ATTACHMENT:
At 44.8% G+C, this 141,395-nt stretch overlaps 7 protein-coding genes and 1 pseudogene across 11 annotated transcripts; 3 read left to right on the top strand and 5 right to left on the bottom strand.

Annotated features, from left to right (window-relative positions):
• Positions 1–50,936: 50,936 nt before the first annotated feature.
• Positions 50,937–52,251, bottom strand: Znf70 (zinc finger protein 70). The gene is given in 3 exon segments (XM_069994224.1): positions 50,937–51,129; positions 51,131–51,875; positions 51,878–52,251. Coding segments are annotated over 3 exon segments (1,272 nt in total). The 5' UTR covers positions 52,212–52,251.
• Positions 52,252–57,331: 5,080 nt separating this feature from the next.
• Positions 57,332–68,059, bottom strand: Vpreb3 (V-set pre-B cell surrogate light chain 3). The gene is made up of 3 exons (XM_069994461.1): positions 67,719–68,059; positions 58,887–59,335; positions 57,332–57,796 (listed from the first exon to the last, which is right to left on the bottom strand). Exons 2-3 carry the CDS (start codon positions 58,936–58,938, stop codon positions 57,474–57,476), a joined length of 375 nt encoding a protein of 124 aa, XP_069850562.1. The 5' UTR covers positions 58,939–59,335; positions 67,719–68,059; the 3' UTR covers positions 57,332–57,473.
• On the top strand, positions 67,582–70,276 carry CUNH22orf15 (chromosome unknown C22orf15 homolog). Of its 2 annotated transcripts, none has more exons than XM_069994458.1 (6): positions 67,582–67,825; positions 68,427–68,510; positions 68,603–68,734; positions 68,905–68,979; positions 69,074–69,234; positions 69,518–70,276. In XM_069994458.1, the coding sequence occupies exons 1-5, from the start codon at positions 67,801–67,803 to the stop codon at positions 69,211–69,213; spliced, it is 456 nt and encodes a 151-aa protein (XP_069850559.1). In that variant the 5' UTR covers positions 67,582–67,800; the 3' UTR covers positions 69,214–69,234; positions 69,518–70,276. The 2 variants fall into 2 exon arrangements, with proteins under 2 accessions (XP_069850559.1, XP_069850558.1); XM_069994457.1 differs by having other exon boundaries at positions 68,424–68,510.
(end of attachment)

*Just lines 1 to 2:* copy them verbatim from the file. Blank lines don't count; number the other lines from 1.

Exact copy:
At 44.8% G+C, this 141,395-nt stretch overlaps 7 protein-coding genes and 1 pseudogene across 11 annotated transcripts; 3 read left to right on the top strand and 5 right to left on the bottom strand.

Annotated features, from left to right (window-relative positions):